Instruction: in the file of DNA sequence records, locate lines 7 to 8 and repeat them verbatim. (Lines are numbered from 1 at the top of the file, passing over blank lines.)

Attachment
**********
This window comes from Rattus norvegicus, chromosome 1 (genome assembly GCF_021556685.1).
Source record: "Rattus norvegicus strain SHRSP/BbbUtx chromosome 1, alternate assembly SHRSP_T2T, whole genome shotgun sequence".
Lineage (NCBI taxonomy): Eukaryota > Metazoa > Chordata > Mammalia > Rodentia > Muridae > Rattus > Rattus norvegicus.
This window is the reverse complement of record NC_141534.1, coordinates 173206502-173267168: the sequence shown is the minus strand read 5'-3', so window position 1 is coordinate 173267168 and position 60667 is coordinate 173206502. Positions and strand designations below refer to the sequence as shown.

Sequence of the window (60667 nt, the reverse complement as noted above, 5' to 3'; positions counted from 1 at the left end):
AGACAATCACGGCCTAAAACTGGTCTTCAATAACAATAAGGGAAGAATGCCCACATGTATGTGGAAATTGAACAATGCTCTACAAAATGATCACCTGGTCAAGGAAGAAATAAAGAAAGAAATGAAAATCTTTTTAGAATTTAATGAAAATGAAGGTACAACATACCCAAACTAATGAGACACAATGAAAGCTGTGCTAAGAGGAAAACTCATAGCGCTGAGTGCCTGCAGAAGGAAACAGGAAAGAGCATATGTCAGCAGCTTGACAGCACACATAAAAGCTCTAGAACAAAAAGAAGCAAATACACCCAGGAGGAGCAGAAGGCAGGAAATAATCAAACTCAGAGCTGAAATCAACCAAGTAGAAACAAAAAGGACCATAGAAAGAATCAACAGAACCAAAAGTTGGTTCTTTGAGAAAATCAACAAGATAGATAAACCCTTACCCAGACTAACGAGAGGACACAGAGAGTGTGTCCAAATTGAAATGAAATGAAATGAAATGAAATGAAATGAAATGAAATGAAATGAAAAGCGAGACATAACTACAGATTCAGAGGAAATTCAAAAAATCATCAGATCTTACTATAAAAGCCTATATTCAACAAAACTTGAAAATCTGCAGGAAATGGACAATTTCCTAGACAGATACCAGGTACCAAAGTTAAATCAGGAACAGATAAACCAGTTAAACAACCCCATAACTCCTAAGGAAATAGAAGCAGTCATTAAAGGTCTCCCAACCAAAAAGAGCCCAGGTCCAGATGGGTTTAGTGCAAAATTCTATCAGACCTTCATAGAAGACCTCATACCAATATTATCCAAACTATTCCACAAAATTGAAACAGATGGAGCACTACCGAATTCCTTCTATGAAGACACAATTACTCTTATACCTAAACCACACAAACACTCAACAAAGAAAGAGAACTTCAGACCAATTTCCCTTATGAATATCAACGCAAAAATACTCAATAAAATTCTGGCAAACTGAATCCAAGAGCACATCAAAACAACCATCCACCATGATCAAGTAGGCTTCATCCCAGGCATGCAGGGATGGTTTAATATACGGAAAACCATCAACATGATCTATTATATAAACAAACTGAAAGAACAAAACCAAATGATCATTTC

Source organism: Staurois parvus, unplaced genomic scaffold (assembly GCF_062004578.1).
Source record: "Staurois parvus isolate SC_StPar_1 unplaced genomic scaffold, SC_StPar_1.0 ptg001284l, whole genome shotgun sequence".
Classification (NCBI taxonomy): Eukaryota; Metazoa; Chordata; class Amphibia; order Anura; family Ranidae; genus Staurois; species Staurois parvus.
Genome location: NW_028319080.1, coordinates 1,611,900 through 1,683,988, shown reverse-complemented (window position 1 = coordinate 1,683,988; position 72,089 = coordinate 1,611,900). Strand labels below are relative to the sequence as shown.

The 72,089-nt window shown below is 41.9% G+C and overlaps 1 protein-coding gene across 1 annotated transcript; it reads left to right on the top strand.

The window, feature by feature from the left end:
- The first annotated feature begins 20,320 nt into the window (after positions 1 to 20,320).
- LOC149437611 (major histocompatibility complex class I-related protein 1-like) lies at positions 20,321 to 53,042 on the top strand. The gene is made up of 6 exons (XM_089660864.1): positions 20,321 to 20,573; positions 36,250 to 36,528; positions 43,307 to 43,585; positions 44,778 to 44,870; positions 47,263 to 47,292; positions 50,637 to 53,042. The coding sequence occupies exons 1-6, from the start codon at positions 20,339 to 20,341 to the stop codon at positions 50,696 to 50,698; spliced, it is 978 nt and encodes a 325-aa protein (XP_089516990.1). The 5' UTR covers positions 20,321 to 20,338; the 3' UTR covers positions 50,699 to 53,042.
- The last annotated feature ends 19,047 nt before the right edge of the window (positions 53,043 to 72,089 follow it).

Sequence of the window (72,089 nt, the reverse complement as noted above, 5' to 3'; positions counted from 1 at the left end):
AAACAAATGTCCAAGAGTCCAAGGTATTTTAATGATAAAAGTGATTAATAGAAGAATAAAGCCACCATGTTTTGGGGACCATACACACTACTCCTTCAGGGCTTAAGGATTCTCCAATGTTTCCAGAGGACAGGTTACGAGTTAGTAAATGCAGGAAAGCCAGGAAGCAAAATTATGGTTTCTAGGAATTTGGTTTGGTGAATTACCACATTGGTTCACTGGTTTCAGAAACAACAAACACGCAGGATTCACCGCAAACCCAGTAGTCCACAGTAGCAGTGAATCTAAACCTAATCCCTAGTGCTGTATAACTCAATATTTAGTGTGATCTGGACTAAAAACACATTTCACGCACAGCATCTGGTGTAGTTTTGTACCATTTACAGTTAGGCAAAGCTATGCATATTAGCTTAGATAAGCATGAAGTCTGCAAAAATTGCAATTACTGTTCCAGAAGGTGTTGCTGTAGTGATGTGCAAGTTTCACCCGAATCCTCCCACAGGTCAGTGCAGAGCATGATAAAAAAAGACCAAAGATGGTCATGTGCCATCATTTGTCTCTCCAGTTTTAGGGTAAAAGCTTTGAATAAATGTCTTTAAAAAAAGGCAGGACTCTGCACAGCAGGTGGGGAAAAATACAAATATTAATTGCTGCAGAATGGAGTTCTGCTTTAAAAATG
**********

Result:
Source organism: Staurois parvus, unplaced genomic scaffold (assembly GCF_062004578.1).
Source record: "Staurois parvus isolate SC_StPar_1 unplaced genomic scaffold, SC_StPar_1.0 ptg001284l, whole genome shotgun sequence".